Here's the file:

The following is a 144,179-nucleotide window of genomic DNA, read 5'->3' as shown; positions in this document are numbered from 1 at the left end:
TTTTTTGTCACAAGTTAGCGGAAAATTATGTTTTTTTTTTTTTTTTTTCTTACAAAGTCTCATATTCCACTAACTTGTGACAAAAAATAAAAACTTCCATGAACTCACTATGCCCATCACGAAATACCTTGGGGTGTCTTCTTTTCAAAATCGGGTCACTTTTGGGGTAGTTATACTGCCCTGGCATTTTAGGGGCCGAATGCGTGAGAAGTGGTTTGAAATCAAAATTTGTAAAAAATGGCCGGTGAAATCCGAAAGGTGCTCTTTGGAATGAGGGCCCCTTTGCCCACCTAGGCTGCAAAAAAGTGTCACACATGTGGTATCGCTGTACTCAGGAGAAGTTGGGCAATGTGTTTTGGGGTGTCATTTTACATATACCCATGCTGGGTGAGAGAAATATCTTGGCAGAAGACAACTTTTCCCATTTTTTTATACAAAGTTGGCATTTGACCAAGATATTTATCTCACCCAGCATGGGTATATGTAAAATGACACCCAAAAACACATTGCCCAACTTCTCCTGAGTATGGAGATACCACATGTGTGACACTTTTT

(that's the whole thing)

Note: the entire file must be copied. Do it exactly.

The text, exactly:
The following is a 144,179-nucleotide window of genomic DNA, read 5'->3' as shown; positions in this document are numbered from 1 at the left end:
TTTTTTGTCACAAGTTAGCGGAAAATTATGTTTTTTTTTTTTTTTTTTCTTACAAAGTCTCATATTCCACTAACTTGTGACAAAAAATAAAAACTTCCATGAACTCACTATGCCCATCACGAAATACCTTGGGGTGTCTTCTTTTCAAAATCGGGTCACTTTTGGGGTAGTTATACTGCCCTGGCATTTTAGGGGCCGAATGCGTGAGAAGTGGTTTGAAATCAAAATTTGTAAAAAATGGCCGGTGAAATCCGAAAGGTGCTCTTTGGAATGAGGGCCCCTTTGCCCACCTAGGCTGCAAAAAAGTGTCACACATGTGGTATCGCTGTACTCAGGAGAAGTTGGGCAATGTGTTTTGGGGTGTCATTTTACATATACCCATGCTGGGTGAGAGAAATATCTTGGCAGAAGACAACTTTTCCCATTTTTTTATACAAAGTTGGCATTTGACCAAGATATTTATCTCACCCAGCATGGGTATATGTAAAATGACACCCAAAAACACATTGCCCAACTTCTCCTGAGTATGGAGATACCACATGTGTGACACTTTTT